An improved cyan fluorescent protein variant useful for FRET

Article metrics


Many genetically encoded biosensors use Förster resonance energy transfer (FRET) between fluorescent proteins to report biochemical phenomena in living cells. Most commonly, the enhanced cyan fluorescent protein (ECFP) is used as the donor fluorophore, coupled with one of several yellow fluorescent protein (YFP) variants as the acceptor. ECFP is used despite several spectroscopic disadvantages, namely a low quantum yield, a low extinction coefficient and a fluorescence lifetime that is best fit by a double exponential. To improve the characteristics of ECFP for FRET measurements, we used a site-directed mutagenesis approach to overcome these disadvantages. The resulting variant, which we named Cerulean (ECFP/S72A/Y145A/H148D), has a greatly improved quantum yield, a higher extinction coefficient and a fluorescence lifetime that is best fit by a single exponential. Cerulean is 2.5-fold brighter than ECFP and replacement of ECFP with Cerulean substantially improves the signal-to-noise ratio of a FRET-based sensor for glucokinase activation.

Access options

Rent or Buy article

Get time limited or full article access on ReadCube.


All prices are NET prices.

Figure 1: Limitations of using ECFP in FRET experiments.
Figure 2: Comparison of Cerulean and ECFP.


  1. 1

    Heim, R. & Tsien, R.Y. Engineering green fluorescent protein for improved brightness, longer wavelengths and fluorescence resonance energy transfer. Curr. Biol. 6, 178–182 (1996).

  2. 2

    Ormo, M. et al. Crystal structure of the Aequorea victoria green fluorescent protein. Science 273, 1392–1395 (1996).

  3. 3

    Patterson, G.H, Piston, D.W. & Barisas, B.G. Forster distances between green fluorescent protein pairs. Anal. Biochem. 284, 438–440 (2000).

  4. 4

    Zhang, J., Campbell, R.E., Ting, A.Y. & Tsien, R.Y. Creating new fluorescent probes for cell biology. Nat. Rev. Mol. Cell Biol. 3, 906–918 (2002).

  5. 5

    Miyawaki, A. et al. Fluorescent indicators for Ca2+ based on green fluorescent proteins and calmodulin. Nature 388, 882–887 (1997).

  6. 6

    Ting, A.Y., Kain, K.H., Klemke, R.L. & Tsien, R.Y. Genetically encoded fluorescent reporters of protein tyrosine kinase activities in living cells. Proc. Natl. Acad. Sci. USA 98, 15003–15008 (2001).

  7. 7

    Zhang, J., Ma, Y., Taylor, S.S. & Tsien, R.Y. Genetically encoded reporters of protein kinase A activity reveal impact of substrate tethering. Proc. Natl. Acad. Sci. USA 98, 14997–15002 (2001).

  8. 8

    Rizzo, M.A., Magnuson, M.A., Drain, P.F. & Piston, D.W. A functional link between glucokinase binding to insulin granules and conformational alterations in response to glucose and insulin. J. Biol. Chem. 277, 34168–34175 (2002).

  9. 9

    Vanderklish, P.W. et al. Marking synaptic activity in dendritic spines with a calpain substrate exhibiting fluorescence resonance energy transfer. Proc. Natl. Acad. Sci. USA 97, 2253–2258 (2000).

  10. 10

    Truong, K. et al. FRET-based in vivo Ca2+ imaging by a new calmodulin-GFP fusion molecule. Nat. Struct. Biol. 8, 1069–1073 (2001).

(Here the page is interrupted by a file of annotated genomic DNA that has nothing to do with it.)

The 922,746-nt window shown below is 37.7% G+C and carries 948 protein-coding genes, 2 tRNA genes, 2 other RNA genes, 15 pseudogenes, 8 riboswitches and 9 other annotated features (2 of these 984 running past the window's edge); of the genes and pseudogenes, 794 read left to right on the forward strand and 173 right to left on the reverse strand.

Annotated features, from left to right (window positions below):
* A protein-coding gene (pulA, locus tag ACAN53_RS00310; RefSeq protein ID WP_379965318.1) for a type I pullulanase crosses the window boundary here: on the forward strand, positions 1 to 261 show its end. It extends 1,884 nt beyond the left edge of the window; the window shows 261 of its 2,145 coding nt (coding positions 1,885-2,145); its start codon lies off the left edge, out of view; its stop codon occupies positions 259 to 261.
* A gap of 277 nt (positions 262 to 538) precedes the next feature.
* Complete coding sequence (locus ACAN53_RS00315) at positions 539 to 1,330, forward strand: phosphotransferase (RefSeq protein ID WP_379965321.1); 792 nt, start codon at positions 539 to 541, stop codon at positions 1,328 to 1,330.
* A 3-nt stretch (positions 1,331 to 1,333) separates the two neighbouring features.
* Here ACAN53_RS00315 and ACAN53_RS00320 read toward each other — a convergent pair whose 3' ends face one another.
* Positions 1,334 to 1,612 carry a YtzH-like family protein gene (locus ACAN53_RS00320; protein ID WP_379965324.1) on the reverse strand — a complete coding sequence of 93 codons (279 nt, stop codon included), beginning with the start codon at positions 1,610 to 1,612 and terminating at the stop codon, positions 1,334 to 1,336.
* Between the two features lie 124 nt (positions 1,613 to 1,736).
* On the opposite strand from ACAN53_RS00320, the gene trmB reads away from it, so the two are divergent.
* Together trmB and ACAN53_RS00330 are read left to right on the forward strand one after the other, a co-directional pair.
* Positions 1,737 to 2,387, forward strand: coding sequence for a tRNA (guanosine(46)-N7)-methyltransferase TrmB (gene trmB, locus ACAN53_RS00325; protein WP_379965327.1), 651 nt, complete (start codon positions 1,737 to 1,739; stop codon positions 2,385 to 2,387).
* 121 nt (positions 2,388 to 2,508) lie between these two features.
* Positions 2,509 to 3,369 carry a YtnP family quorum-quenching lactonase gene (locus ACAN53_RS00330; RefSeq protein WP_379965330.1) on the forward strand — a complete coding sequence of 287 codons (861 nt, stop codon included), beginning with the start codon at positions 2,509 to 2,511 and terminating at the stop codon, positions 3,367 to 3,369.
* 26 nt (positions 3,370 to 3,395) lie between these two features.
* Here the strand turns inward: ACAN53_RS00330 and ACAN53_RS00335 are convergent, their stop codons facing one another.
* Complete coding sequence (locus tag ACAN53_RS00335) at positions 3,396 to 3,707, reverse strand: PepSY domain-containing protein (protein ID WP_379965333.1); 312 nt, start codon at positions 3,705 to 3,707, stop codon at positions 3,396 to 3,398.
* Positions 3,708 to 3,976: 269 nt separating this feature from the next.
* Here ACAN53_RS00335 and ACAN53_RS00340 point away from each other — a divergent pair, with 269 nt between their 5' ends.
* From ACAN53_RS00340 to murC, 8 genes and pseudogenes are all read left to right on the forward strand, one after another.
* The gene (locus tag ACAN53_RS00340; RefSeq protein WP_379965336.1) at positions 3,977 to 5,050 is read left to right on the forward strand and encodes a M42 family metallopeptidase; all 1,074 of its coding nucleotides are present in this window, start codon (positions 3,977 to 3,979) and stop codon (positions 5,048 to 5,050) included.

11. 11

    Swedlow, J.R., Hu, K., Andrews, P.D., Roos, D.S. & Murray, J.M. Measuring tubulin content in Toxoplasma gondii: a comparison of laser-scanning confocal and wide-field fluorescence microscopy. Proc. Natl. Acad. Sci. USA 99, 2014–2019 (2002).

  12. 12

    Griesbeck, O., Baird, G.S., Campbell, R.E., Zacharias, D.A. & Tsien, R.Y. Reducing the environmental sensitivity of yellow fluorescent protein. Mechanism and applications. J. Biol. Chem. 276, 29188–29194 (2001).

  13. 13

    Nagai, T. et al. A variant of yellow fluorescent protein with fast and efficient maturation for cell-biological applications. Nat. Biotechnol. 20, 87–90 (2002).

  14. 14

    Patterson, G., Day, R.N. & Piston, D. Fluorescent protein spectra. J. Cell Sci. 114, 837–838 (2001).

  15. 15

    Zacharias, D.A., Violin, J.D., Newton, A.C. & Tsien, R.Y. Partitioning of lipid-modified monomeric GFPs into membrane microdomains of live cells. Science 296, 913–916 (2002).

  16. 16

    Bastiaens, P.I. & Squire, A. Fluorescence lifetime imaging microscopy: spatial resolution of biochemical processes in the cell. Trends Cell Biol. 9, 48–45 (1999).

  17. 17

    Tramier, M. et al. Picosecond-hetero-FRET microscopy to probe protein-protein interactions in live cells. Biophys. J. 83, 3570–3577 (2002).

  18. 18

    Hyun Bae, J. et al. Expansion of the genetic code enables design of a novel “gold” class of green fluorescent proteins. J. Mol. Biol. 328, 1071–1081 (2003).

  19. 19

    Cubitt, A.B., Woollenweber, L.A. & Heim, R. Understanding structure-function relationships in the Aequorea victoria green fluorescent protein. Methods Cell Biol. 58, 19–30 (1999).

  20. 20

    Patterson, G.H., Knobel, S.M., Sharif, W.D., Kain, S.R. & Piston, D.W. Use of the green fluorescent protein and its mutants in quantitative fluorescence microscopy. Biophys. J. 73, 2782–2790 (1997).

Download references


We thank A. Rizzo for helpful suggestions. Funding for this work was provided by US National Institutes of Health grants DK60275 (M.A.R.), and DK53434 and CA86283 (both to D.W.P.), the US National Science Foundation grant BBI-9871063 (D.W.P.), and the US Department of Defense Medical Free-Electron Laser program grant F49620-01-1-0429 (D.W.P.).

Author information

Correspondence to David W Piston.

Ethics declarations

Competing interests

Vanderbilt University has applied for a patent covering the fluorescent proteins described in the article.

Rights and permissions

Reprints and Permissions

About this article

Cite this article

Rizzo, M., Springer, G., Granada, B. et al. An improved cyan fluorescent protein variant useful for FRET. Nat Biotechnol 22, 445–449 (2004) doi:10.1038/nbt945

Download citation

Further reading